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What to Do When Your Client Stops Making Progress

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Your clients come to you with high hopes for getting healthier, whether if that means losing weight or quitting smoking. But what happens when your client stops making progress? What if the client doesn’t quit cigarettes or lose all the weight she wants to lose?

As a health and fitness professional, it is important to be able to talk to your clients about diminished progress. While these conversations may be awkward, being able to do so is definitely a skill that becomes sharper the more you practice it. Your clients will ultimately appreciate that you’re in tune with their needs and wishes.

One of the keys to being an effective coach is to avoid linking your value too closely with your client’s success. While you can give your clients the best guidance and tools, each client is responsible for his or her own individual behavior-change process and, ultimately, the results that are achieved. Just because a client had an awesome week doesn’t mean you are the greatest coach ever. Likewise, if a client fails to reach a stated goal, it doesn’t mean you are a failure as a coach.

Here are some great strategies to help you have more productive conversations with your clients about making progress toward their stated health goals:

1. Help clients set realistic expectations for what they can achieve.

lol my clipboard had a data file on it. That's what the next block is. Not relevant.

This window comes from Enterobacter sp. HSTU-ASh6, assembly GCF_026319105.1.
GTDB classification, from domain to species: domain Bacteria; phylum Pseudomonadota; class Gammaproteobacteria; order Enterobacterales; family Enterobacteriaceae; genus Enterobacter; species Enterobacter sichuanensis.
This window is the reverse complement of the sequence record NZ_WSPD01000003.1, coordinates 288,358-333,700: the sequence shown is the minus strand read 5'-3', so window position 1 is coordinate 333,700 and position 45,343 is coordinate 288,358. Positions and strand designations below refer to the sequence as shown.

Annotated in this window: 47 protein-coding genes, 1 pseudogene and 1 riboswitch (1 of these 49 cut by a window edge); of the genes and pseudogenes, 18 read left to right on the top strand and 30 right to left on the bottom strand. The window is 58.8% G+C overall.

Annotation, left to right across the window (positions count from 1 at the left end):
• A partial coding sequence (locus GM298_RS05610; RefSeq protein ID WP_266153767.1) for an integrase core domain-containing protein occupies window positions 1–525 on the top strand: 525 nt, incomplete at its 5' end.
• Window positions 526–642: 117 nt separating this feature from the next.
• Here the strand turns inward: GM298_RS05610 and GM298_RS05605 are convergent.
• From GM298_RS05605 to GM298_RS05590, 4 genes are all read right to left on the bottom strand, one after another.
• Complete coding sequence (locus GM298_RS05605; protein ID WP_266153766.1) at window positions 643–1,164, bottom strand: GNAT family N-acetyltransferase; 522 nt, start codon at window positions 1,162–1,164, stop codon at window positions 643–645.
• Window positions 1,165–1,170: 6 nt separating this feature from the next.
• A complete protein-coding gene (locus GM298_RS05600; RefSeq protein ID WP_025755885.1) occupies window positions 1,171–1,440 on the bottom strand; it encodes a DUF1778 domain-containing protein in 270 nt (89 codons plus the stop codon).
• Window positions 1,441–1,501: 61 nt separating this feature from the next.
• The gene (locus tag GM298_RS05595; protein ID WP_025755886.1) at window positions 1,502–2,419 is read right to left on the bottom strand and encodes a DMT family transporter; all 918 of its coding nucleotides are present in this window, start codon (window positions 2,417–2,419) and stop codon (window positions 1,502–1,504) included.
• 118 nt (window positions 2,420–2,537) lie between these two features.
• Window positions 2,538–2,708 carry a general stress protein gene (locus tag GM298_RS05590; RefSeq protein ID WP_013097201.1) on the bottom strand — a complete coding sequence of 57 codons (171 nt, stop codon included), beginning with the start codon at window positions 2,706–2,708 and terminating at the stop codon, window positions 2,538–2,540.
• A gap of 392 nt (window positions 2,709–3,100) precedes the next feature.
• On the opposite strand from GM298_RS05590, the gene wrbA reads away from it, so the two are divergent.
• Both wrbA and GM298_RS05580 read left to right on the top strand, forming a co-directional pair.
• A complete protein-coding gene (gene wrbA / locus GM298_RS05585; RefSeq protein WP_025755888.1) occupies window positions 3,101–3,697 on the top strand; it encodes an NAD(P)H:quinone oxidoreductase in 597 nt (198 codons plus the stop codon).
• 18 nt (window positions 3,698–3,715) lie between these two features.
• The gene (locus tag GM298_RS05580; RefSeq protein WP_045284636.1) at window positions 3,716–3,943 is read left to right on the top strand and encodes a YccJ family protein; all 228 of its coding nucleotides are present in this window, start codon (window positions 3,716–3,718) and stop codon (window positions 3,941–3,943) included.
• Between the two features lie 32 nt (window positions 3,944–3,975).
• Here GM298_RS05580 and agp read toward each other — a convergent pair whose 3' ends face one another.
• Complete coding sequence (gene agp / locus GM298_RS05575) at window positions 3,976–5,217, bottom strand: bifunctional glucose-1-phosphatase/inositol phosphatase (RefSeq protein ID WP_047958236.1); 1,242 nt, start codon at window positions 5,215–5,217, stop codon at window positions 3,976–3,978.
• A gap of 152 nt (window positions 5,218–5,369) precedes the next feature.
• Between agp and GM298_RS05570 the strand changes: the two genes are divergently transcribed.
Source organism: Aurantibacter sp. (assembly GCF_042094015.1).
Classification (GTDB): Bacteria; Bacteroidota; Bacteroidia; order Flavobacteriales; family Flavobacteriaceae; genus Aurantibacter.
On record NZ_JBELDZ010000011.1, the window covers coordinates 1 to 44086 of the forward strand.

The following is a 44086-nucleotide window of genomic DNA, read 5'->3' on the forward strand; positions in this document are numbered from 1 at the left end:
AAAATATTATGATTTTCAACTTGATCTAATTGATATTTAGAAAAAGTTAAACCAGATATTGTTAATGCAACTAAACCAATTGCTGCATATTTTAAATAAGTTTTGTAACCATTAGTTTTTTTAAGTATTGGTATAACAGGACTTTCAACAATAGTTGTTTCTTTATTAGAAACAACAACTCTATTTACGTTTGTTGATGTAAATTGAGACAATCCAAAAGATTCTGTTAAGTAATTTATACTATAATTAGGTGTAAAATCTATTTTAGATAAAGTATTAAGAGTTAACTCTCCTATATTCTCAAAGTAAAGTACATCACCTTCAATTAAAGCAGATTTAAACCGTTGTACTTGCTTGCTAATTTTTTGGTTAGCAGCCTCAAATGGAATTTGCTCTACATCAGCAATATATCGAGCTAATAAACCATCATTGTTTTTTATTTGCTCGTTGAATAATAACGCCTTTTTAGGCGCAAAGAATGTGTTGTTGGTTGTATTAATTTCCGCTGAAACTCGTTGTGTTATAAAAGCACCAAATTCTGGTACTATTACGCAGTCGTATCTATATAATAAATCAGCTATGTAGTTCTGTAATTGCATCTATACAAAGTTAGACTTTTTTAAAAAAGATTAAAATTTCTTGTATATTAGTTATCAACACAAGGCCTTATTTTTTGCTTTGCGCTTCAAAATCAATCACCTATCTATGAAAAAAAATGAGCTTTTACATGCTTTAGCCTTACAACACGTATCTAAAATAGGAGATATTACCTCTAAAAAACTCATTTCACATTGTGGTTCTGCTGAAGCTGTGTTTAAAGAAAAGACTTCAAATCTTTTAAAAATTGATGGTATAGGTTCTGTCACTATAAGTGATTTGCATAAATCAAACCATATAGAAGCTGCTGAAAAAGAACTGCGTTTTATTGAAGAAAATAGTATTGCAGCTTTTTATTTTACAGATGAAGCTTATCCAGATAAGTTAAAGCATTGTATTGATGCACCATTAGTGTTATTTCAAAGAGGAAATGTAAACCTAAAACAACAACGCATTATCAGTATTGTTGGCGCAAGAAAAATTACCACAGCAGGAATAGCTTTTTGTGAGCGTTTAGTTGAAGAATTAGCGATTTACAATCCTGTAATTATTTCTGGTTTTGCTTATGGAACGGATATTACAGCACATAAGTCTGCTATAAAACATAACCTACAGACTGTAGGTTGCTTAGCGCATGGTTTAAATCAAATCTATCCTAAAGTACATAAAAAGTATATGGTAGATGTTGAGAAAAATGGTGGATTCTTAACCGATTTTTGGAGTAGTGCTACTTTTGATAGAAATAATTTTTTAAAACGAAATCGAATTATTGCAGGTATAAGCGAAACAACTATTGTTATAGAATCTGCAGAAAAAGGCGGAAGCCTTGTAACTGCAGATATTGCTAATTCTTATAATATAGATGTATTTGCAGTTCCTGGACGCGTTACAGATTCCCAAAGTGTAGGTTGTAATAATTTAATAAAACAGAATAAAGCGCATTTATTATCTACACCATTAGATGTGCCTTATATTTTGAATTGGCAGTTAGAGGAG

Your client may wish to lose 100 pounds before her daughter’s wedding in four months, but you know that is not realistic. Be straightforward and honest. This will likely build trust and serve you both well in the long-term.

2. Be curious.

Perhaps your client stopped progressing because he or she isn’t following through on the lifestyle modifications to which she committed in previous coaching sessions. Instead of being the end of the line, or worse, a place for your client to feel judged or defensive, it is actually an opportunity to help your client be curious about what is standing in his or her way. When you ask powerful questions in a supportive and non-judgmental manner, you help your clients identify and lower barriers to change.

3. Perspective matters—a lot.

Remind your clients to compare their current selves to their past selves, instead of some perfect ideal. This will help your clients appreciate how much progress they have already made, and can be very motivating.

4. Align progress with specific behaviors under your client’s control.

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